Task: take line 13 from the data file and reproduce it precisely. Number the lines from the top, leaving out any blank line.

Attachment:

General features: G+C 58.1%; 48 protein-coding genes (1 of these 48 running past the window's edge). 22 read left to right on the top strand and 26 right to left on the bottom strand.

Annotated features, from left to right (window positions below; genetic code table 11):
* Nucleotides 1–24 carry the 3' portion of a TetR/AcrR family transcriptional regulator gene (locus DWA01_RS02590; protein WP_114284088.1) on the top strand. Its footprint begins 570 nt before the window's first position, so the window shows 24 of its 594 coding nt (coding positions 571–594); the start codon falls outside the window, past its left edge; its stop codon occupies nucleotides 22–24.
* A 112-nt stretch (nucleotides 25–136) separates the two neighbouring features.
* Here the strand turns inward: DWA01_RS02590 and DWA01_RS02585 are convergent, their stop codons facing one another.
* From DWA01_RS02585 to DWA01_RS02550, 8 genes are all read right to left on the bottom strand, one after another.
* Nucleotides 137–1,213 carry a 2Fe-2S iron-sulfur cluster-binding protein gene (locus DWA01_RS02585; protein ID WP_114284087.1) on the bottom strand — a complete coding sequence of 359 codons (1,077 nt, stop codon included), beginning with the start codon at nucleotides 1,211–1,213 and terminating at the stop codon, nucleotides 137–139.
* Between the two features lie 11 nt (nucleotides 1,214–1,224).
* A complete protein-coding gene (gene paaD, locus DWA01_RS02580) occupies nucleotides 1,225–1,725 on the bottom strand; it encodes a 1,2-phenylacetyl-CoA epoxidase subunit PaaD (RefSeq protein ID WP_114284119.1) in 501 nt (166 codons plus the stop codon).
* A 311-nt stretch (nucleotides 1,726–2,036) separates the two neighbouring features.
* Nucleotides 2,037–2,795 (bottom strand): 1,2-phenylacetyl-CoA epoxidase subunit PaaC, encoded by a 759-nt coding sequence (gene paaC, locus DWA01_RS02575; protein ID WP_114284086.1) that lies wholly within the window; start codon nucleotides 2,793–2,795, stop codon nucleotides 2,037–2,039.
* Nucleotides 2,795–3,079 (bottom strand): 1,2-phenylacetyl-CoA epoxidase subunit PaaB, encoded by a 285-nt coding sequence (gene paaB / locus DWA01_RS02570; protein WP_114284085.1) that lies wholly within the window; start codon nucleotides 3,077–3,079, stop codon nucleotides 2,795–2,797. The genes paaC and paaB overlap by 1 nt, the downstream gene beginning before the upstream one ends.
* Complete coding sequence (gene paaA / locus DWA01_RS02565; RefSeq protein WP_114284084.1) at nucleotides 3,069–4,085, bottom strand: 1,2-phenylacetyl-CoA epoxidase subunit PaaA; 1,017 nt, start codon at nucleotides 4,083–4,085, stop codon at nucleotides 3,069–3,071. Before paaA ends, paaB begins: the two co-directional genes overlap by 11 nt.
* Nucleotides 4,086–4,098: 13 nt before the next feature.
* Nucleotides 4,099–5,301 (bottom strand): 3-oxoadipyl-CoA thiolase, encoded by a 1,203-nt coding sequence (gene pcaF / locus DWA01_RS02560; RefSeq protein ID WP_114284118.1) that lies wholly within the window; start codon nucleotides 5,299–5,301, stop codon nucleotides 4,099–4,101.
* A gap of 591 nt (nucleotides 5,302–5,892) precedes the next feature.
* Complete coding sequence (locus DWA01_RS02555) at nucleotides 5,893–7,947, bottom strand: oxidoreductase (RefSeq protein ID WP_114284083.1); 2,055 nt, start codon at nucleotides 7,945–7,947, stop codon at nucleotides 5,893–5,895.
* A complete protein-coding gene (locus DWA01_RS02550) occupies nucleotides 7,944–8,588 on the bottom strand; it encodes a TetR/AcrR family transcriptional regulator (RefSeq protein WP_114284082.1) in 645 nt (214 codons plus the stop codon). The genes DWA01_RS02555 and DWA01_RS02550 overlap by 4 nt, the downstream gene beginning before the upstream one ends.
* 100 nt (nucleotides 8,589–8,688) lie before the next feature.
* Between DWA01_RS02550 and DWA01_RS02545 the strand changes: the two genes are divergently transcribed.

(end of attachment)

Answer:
* Complete coding sequence (gene paaA / locus DWA01_RS02565; RefSeq protein WP_114284084.1) at nucleotides 3,069–4,085, bottom strand: 1,2-phenylacetyl-CoA epoxidase subunit PaaA; 1,017 nt, start codon at nucleotides 4,083–4,085, stop codon at nucleotides 3,069–3,071. Before paaA ends, paaB begins: the two co-directional genes overlap by 11 nt.